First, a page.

About Jurji Zaidan

Introductory Summary

The Conquest of Andalusia | The Battle of Poitiers | The Caliph's Sister

The Caliph's Heirs | Saladin and the Assassins

About the Novel | The Historical Context | The Translator | Study Guide

The Historical Context

Saladin and the Assassins is a historical and romantic novel set at the time of the famous Salah al Din al Ayyubi simply known in the west as Saladin, the great religious reformer of Kurdish origin, mythical leader and legendary unifier of an Islamic world in disarray by political and social contradictions at the beginning of the twelfth century. Enemies are lurking everywhere and the crusaders are solidly implanted in the region having taken possession of the tomb of  Jesus Christ in 1099 AD (492 AH).  

The events of the novel unfold in the closing years of the reign of al-‘Adid, the last of the Fatimid caliphs in Egypt and the first years after Saladin's assumption of power. He officially assumes power in Egypt after the death of the last Fatimid Caliph, al-Adid thus bringing to an end the Fatimid Shi‘ite dynasty and restoring the official status of Sunni Islam and the formal authority of ‘Abbasid caliphate in Egypt. When Egypt had fallen under Fatimid control in 969 AD (358 AH), the political situation changed and it became a completely independent state, referring no matter to any outside authority and acknowledging no sovereignty other than that of  the Fatimid caliph residing in Cairo. This was the first time that Egypt had become a fully independent sovereign state  since the coming of Islam.

There were eleven Fatimid caliphs who ruled Egypt in succession, for just over two hundred years 969 - 1172 AD (358–567 AH). During that period, the ‘Abbasid caliphate in Baghdad continued as it had always been, while the Spanish Umayyad caliphate had been instituted under the Marwanids. The Islamic Empire therefore became an object of contention for three caliphs, each of whom claimed the right to the true caliphate for himself, and denied it to the other two. The struggle was at its most intense between the caliph in Baghdad and the caliph in Cairo. There was also a religious difference between them, for the ‘Abbasid caliphate was Sunni, while the Fatimids were Shi‘i. But it was essentially a political struggle into which religion was introduced to aid their respective causes.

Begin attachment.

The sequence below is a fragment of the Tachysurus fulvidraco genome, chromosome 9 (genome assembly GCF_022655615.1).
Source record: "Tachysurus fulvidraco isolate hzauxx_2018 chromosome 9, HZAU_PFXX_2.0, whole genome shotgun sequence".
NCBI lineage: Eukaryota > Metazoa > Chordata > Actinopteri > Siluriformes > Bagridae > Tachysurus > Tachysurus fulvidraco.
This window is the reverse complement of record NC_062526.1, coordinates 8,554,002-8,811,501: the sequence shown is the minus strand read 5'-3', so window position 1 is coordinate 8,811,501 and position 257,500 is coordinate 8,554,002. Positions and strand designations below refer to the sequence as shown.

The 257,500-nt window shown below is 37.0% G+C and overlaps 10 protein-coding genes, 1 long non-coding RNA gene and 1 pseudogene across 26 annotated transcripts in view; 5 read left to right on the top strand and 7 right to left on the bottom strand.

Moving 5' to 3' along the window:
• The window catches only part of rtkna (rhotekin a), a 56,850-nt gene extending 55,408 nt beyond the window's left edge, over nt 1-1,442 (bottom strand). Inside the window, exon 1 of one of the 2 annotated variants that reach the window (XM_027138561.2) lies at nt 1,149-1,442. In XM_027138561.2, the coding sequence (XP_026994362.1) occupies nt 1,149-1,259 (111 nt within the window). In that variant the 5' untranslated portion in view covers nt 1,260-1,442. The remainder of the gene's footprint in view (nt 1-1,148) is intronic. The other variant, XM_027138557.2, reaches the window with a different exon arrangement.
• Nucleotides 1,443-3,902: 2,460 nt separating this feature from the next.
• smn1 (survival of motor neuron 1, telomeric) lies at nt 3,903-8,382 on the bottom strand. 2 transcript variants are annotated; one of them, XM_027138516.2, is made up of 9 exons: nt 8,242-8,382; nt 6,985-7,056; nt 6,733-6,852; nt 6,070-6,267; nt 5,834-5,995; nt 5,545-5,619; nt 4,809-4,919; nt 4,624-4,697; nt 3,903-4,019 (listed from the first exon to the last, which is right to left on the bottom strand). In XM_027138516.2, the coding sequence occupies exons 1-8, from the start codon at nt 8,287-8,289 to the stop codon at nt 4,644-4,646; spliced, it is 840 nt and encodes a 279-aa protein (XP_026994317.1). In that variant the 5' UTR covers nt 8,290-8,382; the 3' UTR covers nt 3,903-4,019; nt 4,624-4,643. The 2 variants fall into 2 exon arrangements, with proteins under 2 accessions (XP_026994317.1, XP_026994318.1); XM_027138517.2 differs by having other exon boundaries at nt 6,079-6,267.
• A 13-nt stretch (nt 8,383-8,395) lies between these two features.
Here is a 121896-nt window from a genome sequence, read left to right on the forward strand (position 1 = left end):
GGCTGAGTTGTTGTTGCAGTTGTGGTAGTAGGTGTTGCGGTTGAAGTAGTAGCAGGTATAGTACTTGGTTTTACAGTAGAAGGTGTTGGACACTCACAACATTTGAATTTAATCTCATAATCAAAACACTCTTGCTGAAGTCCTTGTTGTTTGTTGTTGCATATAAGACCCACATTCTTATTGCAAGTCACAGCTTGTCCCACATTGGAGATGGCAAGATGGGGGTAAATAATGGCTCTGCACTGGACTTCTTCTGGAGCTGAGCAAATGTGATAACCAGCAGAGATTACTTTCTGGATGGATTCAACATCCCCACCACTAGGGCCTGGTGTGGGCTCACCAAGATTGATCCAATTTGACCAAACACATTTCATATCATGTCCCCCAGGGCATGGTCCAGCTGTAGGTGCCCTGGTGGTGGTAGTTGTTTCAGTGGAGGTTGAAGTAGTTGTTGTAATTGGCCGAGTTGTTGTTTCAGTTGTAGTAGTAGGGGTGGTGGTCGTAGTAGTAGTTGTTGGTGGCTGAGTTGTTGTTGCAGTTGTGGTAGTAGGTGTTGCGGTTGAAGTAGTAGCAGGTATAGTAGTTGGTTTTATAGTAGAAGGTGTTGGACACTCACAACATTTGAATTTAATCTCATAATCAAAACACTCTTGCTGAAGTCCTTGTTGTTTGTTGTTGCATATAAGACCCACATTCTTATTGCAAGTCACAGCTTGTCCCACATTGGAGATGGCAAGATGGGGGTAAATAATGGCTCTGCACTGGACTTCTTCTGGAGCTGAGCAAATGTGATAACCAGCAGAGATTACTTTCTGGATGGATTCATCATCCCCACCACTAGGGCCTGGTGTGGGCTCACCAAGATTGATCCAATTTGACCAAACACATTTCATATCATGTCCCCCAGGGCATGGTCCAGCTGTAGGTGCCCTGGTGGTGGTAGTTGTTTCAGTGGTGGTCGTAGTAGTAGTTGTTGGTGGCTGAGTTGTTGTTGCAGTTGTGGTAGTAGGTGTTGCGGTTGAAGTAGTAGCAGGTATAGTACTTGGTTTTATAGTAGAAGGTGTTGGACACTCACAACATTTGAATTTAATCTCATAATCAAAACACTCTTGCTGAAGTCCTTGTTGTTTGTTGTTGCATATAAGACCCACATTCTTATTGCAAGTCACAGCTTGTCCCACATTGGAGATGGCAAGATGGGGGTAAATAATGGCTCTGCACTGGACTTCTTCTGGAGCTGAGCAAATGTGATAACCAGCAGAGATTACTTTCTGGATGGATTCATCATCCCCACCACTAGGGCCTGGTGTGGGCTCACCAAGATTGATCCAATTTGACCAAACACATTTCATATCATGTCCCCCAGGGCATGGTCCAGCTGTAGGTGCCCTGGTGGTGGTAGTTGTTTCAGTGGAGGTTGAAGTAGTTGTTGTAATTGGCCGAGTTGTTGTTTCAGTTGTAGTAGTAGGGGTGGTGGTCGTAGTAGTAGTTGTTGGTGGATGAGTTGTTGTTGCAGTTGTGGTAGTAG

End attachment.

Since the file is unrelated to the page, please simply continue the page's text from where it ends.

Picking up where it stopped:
The position of the Shi‘a had weakened considerably in Persia and Iraq during the closing years of the Fatimid's dynasty, and this deteriorating situation was reflected in Egypt, where Sultan Nur-al-Din (Nuradin), the Seljuk commander who ruled Syria, had become the effective authority. The Seljuks put their Mamluks1 and commanders known as the Atabegs in control of the provinces, and each one ruled his province independently -- among them was Nuradin Zanki in Syria.  Among Nuradin’s commanders were a group of courageous Kurds, including Najm al-Din Ayyub (Najmudin), Saladin's father, and his brother Asad el-Din Shirkawih (Asadin), Saladin's uncle. Both had attained a high status in Nuradin’s eyes. In 1161 AD (556 AH) the caliphate in Egypt had passed to al-‘Adid el-Din Allah ibn Yusuf, who was weak-willed. His ministers competed with each other for a monopoly of influence  and gained control of the state and— over time they destroyed the country, while the caliph became impotent. Among the rivals for power was a vizier called Shawir, who had lost influence. So he asked Nuradin Zanki for assistance against his rival for the ministry. Nuradin took that opportunity to seize control of Egypt. He sent him Asadin with an army of Mamlukes, who restored the ministry to Shawir. The Crusader wars had erupted during this period, and Nuradin and his deputy in Egypt, Shirkawih, had begun to intervene more in Egypt’s affairs, together with Shirkawih’s nephew, Saladin. Shirkawih died in Egypt in 1161 AD (564 AH) and was succeeded by Saladin in the office of deputy, with the title of vizier. He was an ambitious man whose aim was to rule Egypt as an independent state. How he used his position to become the ruler of an independent Egypt is the subject of this novel.

1 Mamluks were soldiers of slave origin most often of Turkish ancestry. Over time, mamluks became a powerful military caste in various Muslim societies. Most notably, mamluk factions seized the sultanate for themselves in Egypt and Syria in a period known as the Mamluk Sultanate (1250–1517 AD). The Mamluk Sultanate famously beat back the Mongols and fought the Crusaders.